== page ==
Grass, clover, and forbes pasture. This plant material is high in moisture, crude
protein and fiber and low in fat. It's also not directly utilizable by humans.
While forage crops can be grown on ground incapable of producing feedstuffs that are utilizable by humans, greater yields can be achieved on better arable ground. These crops have limited economic value until converted into meat, milk, and fiber. Three quarters of the feed consumed by the United States’ beef cattle is forage.

The symbiotic relationship between the ruminant animal and the microbial population in the rumen permits these mammals to thrive on a low-fat, high-fiber diet. This production of high-quality protein and animal fat is the truly sustainable form of agriculture.
The ruminant and it's associated microbial population convert this
material that cannot sustain humans into products that can -
high quality protein and animal fat.
Aspects of sustainability:

Population: The archeological record and anthropological research demonstrates that the human diet was based upon animal products. Research confirms that the modern diet ought to be, too. The mistaken belief that the healthy diet is a plant-based one, one based upon carbohydrates, has produced an epidemic of chronic disease in the United States. The costs of this epidemic are unsustainable. Diets based upon animal products produce improvements in a wide variety of chronic diseases. These diets are more sustainable – people stay on them – as compared with low-fat and semi-starvation diets.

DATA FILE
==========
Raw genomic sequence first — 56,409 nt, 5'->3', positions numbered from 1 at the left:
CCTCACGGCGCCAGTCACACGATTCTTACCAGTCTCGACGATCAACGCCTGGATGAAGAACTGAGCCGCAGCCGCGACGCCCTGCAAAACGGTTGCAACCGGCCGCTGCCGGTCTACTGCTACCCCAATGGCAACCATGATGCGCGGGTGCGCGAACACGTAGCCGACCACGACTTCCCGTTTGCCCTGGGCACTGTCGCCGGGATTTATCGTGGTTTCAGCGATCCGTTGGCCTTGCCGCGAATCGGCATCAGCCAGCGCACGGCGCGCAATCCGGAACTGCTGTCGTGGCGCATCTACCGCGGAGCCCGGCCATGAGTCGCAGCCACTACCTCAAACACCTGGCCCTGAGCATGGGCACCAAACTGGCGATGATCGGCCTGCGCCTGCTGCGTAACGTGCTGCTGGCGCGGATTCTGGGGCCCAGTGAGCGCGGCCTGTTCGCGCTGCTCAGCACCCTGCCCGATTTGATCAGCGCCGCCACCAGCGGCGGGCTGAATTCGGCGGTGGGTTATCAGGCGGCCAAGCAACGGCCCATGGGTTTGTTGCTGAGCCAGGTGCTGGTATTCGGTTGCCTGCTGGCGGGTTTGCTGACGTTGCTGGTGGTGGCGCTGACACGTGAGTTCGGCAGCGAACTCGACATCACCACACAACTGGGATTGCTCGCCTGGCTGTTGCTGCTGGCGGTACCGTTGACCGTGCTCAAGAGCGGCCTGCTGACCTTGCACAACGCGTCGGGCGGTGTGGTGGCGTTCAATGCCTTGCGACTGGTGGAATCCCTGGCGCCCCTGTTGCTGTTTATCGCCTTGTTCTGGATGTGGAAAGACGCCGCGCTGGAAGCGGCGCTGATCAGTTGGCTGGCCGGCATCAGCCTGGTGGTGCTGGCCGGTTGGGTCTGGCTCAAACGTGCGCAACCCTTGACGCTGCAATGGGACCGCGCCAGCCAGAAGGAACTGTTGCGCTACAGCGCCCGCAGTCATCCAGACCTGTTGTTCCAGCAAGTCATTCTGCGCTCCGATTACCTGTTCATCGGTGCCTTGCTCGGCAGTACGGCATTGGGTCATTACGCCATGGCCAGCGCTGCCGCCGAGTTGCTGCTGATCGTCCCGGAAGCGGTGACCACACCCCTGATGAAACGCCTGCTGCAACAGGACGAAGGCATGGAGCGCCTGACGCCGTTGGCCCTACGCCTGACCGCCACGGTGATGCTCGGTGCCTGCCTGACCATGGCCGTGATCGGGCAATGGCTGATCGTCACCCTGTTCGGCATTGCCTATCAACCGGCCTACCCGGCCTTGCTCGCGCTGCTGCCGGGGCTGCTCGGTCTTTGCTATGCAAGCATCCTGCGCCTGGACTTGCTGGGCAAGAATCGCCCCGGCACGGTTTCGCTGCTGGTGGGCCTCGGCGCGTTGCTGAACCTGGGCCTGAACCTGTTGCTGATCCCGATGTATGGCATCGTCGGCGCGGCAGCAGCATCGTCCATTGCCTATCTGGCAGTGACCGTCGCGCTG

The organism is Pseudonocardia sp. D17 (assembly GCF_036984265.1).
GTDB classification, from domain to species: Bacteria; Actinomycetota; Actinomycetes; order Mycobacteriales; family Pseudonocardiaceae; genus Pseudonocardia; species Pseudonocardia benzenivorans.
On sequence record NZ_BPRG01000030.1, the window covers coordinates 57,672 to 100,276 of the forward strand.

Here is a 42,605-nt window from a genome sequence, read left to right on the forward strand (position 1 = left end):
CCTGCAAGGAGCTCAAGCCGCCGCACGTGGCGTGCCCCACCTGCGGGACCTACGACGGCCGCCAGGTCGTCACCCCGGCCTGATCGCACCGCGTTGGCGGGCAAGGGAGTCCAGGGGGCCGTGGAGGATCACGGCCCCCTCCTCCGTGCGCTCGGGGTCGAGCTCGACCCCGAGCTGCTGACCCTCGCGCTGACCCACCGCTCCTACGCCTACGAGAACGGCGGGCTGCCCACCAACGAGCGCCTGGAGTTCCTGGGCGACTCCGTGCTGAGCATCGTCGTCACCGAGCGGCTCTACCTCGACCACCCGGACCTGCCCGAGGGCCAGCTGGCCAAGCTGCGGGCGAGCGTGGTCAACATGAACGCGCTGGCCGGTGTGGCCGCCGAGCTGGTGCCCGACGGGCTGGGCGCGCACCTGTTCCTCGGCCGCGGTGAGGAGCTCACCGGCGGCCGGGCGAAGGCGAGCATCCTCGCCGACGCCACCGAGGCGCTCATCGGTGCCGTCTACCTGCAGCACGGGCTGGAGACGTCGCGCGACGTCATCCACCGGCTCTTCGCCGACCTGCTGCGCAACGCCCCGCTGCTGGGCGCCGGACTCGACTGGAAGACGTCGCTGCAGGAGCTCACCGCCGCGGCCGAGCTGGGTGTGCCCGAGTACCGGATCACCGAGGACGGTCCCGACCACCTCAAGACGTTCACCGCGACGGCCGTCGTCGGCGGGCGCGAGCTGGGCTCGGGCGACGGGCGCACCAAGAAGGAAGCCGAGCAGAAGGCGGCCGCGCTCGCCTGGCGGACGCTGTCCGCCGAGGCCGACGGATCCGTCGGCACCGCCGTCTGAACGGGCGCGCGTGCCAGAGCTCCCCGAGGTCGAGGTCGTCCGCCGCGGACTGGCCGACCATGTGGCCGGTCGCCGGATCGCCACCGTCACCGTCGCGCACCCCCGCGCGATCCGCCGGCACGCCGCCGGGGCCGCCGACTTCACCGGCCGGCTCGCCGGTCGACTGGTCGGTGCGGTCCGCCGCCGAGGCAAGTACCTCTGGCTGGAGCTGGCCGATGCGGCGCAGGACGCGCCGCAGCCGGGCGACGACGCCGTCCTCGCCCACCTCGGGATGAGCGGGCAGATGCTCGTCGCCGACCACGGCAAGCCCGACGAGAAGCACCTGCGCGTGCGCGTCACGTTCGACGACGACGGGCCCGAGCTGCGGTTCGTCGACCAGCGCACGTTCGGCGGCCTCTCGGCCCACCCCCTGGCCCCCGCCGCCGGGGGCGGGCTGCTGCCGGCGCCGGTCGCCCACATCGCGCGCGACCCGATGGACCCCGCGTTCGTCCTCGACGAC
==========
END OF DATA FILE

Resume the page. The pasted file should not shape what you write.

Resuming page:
Grass-fed ribeye steaks. Grass-fed is NOT low fat!
Ecology: Grasslands, including sown pasture and rangeland, are among the largest ecosystems in the world. The proportion of the earth's land area covered by grasslands in 2000 was estimated at 3.5 billion hectares (8.6 billion acres), representing 26% of the world land area and 70% of the world agricultural area. There are 255 million hectares (630 million acres) of pasture, pastured woodland, pastured cropland and public grazing lands in the US. Less than 9 percent of the cropland is pasture.

Perennial forage crops increase soil organic matter,  fixing more carbon than woodland. Pasture crops reduce soil erosion, improving the infiltration of water into the soil profile and surface water quality. Without managed grazing or periodic burning, many grasslands will not remain grasslands. Ecological succession results in encroachment by woody, less productive species.
The following image is a close-up from the middle of this picture.